Independent Living is really basic applied psychology. The most important change we have to make is the change within ourselves. We do not need to wait until other people get around to changing their attitudes against us. When we look at ourselves differently, other people too will see us in a different light. When we respect ourselves as citizens with equal rights, it will be easier for us to convince others that we indeed have equal rights.
To change one’s perception of oneself is difficult. There are times when we need to talk with people we can identify with because they are or have been in a similar situation. The example of such a person is a much more powerful help than the best advice of a non-disabled expert. The Independent Living Movement utilizes this principle in a systematic fashion. We call it peer counselling. Peer counselling means to share the fruits of one’s experience. It is our foremost educational tool to empower each other by exchanging practical information, personal experiences and insights and by raising our consciousness about our role in society and what it takes to liberate ourselves.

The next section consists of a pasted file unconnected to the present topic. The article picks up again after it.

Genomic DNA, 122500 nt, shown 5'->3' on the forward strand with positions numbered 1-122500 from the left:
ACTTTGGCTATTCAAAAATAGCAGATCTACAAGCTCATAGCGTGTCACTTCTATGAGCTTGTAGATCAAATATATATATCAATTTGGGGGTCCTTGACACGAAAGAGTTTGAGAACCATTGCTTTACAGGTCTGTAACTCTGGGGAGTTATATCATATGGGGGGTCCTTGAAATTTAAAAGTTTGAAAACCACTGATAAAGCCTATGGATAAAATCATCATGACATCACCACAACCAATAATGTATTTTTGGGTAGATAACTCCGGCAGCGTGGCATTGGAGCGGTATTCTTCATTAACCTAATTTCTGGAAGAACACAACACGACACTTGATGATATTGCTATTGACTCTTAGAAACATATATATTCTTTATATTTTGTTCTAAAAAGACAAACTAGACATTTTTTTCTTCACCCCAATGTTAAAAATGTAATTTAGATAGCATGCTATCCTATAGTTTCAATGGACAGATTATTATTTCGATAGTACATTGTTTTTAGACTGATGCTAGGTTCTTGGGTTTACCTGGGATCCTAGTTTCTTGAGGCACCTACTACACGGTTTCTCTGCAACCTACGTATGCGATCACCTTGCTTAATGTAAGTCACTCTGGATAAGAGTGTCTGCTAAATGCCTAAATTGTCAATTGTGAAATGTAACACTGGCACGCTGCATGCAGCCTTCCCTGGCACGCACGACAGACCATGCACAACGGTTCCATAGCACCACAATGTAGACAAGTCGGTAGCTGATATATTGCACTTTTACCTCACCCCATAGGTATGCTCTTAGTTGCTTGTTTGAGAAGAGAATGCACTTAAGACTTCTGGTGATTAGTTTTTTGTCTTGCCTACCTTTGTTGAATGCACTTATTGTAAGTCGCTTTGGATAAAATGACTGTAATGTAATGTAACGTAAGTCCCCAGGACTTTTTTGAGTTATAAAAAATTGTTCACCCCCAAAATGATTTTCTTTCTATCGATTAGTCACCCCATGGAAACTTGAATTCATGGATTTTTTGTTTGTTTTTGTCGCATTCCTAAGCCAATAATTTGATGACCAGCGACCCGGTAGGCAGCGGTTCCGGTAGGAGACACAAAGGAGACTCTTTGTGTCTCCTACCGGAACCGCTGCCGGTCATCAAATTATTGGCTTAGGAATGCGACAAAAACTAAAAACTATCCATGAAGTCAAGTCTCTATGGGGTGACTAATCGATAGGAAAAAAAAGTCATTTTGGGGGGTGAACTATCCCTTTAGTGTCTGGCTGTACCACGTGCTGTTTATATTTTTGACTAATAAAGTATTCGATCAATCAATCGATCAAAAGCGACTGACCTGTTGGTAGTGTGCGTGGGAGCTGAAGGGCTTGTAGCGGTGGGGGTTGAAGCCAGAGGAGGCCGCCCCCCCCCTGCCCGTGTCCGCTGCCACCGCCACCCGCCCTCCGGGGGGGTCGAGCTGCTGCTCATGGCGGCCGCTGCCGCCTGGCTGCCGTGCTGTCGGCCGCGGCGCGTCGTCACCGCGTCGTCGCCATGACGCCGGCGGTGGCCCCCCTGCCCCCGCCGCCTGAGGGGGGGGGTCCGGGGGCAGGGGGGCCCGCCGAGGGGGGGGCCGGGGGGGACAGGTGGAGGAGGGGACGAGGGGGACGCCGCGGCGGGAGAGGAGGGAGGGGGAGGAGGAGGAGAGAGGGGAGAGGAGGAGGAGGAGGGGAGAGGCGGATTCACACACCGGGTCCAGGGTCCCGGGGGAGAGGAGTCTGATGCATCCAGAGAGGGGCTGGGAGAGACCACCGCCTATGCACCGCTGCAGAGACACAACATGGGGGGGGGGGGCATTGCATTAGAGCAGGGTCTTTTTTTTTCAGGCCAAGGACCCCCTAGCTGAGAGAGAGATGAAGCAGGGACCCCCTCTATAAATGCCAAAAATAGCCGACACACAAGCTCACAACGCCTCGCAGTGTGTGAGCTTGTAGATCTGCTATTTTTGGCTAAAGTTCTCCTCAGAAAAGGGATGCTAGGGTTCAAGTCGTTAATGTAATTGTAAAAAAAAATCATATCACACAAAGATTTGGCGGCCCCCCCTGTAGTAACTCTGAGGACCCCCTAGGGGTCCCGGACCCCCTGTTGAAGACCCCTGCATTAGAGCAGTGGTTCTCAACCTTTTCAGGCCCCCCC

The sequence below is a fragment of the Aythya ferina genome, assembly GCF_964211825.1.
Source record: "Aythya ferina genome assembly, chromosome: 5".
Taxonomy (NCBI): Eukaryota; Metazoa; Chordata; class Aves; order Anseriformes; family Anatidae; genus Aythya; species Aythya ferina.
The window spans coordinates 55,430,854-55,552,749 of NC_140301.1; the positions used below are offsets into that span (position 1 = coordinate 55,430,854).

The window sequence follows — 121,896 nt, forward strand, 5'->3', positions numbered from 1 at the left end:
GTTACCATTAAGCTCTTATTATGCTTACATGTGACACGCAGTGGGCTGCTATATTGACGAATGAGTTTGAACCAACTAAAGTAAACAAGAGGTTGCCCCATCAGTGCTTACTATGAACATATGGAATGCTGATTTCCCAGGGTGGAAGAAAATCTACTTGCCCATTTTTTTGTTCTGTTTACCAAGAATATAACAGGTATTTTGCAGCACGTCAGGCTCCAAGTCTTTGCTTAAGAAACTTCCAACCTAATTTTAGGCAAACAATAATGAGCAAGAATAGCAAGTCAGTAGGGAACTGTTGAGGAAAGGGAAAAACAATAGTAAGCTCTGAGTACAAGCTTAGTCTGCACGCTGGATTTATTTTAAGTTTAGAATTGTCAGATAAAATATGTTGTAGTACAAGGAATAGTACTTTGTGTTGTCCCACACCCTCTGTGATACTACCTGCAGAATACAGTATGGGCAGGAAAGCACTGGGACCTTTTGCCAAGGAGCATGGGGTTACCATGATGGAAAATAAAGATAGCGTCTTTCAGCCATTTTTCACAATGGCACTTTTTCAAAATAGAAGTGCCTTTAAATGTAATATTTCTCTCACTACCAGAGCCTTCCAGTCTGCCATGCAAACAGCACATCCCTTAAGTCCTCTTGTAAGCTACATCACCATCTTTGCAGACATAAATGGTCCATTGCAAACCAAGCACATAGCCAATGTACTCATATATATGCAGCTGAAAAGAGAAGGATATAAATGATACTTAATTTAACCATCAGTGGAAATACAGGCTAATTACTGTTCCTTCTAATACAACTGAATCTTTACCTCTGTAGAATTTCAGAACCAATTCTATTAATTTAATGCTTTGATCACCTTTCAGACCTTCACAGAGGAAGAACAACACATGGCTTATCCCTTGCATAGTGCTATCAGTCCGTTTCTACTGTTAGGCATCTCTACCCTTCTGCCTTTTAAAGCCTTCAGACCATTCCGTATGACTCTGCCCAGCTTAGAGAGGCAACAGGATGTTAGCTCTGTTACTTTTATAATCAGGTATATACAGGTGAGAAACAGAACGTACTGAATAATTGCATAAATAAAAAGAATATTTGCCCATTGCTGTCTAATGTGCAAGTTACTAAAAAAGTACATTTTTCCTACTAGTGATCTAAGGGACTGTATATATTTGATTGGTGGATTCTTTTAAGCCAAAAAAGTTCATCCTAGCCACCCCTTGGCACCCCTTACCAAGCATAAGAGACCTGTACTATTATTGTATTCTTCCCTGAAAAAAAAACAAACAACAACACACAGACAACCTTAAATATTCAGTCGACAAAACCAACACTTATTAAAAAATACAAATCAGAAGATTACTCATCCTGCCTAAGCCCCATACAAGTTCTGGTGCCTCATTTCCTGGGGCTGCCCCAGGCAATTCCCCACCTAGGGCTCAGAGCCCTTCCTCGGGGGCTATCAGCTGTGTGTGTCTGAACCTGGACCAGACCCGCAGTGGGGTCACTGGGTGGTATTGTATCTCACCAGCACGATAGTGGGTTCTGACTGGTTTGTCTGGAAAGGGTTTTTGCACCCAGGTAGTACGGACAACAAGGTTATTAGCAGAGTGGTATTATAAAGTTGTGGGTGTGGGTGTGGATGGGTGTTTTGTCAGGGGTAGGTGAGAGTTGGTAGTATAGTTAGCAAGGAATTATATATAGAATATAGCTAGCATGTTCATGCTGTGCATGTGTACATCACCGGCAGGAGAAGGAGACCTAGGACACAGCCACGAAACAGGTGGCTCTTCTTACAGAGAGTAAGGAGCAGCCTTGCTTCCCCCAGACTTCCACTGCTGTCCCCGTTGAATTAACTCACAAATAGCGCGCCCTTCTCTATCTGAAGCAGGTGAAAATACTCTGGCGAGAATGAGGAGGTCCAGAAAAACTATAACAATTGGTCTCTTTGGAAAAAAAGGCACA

In providing examples for each other and in sharing our experiences we need each other. We all are in the same situation, we all face oppression in our society. Once we realize this, it is only a small step to see that we have to support each other, that we must band together to fight the system and together make this a better world. All of us here probably have had this fundamental experience that all you need is to get together a bunch of crips and politicians will listen – provided you play your cards right. Each of us can profit from joining in. Only together can we gain political power. That is the only power to move things. For this reason we have to organize ourselves.